A quick complaint. Does anyone know why Venango Newspapers won’t use durable URLs? I forward a lot of their stuff to ex-pats, but the newspaper links are bad after 24 hours.
Congrats to local musician Jesse Lavery! He’s due to become a dad for the first time anytime now. Send him a best wishes at his MySpace page.
Since Jesse’ll be busy handing out cigars, he’s canceled his Brother Bean gig this weekend. The good news? Wildly talented Justin Parson has picked up the slack and will appear Saturday at Brother Bean (Brother Bean, 3338 State Rt. 257, Seneca, PA 16346 (map) from 7-9 pm for an all-ages, no cover show.
Video from his last area appearance :
Oil City Arts Czarina Joann Wheeler passes on the news that:
Mike Thomas, owner of the Seneca Center Building on Seneca Street, is offering public display space in the lobby and corridors of his building to area artists free of charge on a first-come, first-served basis. Work should be properly framed and a business card may be displayed.
Please contact Mike at 814-673-5461 directly.
The Grant Resource Center at the Franklin Public Library is hosting a unique, interactive Grants.gov session on March 13, 2009, from 9:30 a.m. to 10:30 a.m.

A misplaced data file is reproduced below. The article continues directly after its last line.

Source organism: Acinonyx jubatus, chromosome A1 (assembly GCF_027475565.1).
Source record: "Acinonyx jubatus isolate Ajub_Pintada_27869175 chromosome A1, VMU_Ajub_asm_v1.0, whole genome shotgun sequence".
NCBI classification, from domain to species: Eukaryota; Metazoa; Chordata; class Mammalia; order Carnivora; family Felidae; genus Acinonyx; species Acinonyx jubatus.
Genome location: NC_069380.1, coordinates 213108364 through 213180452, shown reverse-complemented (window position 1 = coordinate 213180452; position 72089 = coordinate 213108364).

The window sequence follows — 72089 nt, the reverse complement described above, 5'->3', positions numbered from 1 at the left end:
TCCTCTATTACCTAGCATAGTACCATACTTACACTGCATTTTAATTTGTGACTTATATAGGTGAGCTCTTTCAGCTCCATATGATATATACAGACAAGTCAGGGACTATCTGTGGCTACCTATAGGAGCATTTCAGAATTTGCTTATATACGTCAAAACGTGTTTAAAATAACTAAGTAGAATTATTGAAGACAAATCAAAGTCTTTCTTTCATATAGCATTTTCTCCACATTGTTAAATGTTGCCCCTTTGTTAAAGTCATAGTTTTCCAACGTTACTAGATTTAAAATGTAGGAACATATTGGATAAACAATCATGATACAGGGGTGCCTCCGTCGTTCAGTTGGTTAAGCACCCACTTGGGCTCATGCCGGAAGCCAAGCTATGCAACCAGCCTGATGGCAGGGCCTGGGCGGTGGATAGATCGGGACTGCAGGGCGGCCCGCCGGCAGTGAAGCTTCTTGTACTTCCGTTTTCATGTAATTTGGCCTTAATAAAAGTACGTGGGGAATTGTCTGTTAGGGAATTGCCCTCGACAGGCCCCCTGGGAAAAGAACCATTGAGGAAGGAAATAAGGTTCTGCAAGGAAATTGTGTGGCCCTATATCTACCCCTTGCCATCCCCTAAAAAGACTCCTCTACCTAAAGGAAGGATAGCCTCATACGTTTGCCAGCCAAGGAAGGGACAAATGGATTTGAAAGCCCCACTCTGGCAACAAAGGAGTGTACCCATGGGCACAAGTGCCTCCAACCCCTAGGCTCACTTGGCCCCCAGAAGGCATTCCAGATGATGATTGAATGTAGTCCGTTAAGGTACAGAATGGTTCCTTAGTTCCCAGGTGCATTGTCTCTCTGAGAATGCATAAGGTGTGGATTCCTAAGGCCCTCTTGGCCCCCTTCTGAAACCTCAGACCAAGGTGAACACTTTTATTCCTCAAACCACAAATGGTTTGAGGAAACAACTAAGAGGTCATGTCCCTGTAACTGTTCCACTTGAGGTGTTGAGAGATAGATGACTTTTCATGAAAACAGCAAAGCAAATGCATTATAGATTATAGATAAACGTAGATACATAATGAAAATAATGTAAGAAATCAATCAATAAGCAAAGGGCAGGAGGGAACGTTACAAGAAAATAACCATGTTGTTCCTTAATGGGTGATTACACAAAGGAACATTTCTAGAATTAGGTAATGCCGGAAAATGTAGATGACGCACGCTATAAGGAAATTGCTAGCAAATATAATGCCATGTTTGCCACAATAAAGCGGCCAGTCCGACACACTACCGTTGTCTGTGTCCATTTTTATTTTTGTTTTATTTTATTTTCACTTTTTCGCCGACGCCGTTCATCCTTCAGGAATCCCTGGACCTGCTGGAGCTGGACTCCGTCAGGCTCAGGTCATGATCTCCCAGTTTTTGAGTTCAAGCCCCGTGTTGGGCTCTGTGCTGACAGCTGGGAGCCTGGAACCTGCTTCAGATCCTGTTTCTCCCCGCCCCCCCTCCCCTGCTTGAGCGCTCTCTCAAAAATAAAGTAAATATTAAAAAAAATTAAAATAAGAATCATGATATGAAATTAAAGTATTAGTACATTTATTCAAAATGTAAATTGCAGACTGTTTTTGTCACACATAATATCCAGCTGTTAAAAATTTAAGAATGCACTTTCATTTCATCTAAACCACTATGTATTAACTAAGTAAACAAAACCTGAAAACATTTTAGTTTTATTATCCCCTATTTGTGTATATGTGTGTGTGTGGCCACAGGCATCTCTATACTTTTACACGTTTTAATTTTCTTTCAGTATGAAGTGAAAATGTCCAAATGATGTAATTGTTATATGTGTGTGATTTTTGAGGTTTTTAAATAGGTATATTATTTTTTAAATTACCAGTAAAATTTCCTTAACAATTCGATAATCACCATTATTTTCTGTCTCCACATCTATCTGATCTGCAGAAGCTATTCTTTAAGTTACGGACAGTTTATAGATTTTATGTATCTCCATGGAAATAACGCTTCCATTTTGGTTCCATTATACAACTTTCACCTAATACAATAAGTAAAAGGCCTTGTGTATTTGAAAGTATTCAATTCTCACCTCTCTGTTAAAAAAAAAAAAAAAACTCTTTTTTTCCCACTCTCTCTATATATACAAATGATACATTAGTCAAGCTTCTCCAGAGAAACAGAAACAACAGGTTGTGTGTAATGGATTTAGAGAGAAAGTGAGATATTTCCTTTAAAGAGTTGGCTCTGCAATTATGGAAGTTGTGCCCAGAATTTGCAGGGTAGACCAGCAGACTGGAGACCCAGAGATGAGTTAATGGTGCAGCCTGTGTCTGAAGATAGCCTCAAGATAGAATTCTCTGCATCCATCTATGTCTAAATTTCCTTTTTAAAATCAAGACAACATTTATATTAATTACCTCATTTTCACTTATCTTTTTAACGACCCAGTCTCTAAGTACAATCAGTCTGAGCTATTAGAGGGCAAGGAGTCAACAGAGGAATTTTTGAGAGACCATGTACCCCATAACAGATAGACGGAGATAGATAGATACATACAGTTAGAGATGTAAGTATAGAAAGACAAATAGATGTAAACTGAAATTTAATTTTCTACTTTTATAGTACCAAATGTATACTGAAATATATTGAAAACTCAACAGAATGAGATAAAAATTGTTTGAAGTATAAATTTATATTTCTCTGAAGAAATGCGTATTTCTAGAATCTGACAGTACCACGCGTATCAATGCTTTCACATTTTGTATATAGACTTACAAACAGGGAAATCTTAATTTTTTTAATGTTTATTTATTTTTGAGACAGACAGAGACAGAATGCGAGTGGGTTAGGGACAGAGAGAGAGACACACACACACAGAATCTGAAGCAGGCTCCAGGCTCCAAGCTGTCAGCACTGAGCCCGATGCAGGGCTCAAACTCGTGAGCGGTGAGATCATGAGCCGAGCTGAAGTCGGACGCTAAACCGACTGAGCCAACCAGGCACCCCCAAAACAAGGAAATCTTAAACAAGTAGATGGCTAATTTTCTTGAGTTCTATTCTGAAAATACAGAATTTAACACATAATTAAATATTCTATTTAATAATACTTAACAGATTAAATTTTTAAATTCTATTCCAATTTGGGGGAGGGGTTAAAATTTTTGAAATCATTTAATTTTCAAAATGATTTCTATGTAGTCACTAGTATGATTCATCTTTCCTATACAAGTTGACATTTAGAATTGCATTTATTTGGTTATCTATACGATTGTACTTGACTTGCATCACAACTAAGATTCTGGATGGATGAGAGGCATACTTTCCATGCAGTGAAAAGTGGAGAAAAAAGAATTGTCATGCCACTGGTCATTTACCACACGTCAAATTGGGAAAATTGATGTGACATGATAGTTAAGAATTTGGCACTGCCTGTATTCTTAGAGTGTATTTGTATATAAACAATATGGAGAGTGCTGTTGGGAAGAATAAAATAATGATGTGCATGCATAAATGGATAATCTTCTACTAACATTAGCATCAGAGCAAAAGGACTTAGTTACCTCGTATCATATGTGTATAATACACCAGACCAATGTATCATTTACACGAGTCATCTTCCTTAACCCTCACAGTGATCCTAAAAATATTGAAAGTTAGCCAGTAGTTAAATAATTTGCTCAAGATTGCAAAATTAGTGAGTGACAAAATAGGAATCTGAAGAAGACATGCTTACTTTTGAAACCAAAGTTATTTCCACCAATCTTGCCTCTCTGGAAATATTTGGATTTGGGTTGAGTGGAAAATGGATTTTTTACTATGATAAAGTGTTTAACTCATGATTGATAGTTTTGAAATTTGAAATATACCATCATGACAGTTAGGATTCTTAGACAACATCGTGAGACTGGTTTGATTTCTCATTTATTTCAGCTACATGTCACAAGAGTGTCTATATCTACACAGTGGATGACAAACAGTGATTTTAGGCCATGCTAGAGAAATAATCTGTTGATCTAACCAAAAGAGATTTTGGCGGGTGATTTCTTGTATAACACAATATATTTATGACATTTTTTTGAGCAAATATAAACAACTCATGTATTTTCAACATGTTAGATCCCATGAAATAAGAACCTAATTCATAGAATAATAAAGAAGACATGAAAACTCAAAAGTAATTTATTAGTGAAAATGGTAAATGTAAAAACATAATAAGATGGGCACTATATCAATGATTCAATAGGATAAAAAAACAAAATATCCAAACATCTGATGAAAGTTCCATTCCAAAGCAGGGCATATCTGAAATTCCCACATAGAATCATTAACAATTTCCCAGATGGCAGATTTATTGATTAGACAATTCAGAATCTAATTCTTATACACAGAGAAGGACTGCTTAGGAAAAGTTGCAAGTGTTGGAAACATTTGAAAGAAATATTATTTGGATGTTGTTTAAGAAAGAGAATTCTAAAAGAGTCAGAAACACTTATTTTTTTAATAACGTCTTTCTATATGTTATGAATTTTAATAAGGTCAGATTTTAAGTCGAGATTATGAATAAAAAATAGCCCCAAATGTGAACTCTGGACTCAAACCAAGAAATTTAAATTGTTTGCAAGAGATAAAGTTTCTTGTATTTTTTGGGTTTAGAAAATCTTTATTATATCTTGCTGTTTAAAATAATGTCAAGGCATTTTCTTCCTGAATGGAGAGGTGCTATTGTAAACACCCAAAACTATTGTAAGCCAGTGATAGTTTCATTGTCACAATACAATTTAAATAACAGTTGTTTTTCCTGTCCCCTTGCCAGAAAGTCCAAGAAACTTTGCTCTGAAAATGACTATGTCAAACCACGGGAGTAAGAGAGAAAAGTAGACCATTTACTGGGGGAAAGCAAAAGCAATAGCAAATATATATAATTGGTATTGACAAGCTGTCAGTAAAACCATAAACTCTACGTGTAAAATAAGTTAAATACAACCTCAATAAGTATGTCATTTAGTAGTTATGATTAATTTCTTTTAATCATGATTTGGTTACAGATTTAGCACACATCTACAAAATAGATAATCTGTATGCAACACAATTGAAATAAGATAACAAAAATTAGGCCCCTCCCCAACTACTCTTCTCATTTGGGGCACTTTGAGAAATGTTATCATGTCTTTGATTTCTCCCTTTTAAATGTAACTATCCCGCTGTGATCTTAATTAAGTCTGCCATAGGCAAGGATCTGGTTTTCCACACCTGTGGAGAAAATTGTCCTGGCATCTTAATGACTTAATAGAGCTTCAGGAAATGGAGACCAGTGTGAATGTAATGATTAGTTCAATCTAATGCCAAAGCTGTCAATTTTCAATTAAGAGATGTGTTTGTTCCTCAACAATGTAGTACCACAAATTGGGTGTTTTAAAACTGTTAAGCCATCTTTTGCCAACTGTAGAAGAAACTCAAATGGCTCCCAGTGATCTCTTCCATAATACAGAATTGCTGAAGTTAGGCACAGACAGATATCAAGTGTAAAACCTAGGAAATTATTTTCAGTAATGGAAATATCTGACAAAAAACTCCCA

Pre-registration is required. To register, call the Franklin Public Library at 432-5062, stop by in person, or e-mail your name and phone number to email@example.com
Fujimura’s first lecture, titled “Transgressing in Love: The Aesthetics of Jesus,” is set for 4 p.m. in Sticht Auditorium in the Hall of Arts and Letters. The second, “The Calling of the Artist,” will be at 7 p.m. in the Pew Recital Hall in the Pew Fine Arts Center. Both lectures are free and open to the public.
Noted 19th-century advocates for abolition and women’s rights – Elizabeth Cady Stanton and Frederick Douglass – will bring their “Equality Beyond Race and Gender” presentation to Slippery Rock University March 12 at 12:30 p.m. in the University Union.
The portrayals will be offered by Sally Roesch Wagner, executive director to the Matilda Joslyn Gage Foundation in Fayetteville, N.Y., and Fred Morsell, a professional actor and Frederick Douglass scholar. The Program is free and open to the public.
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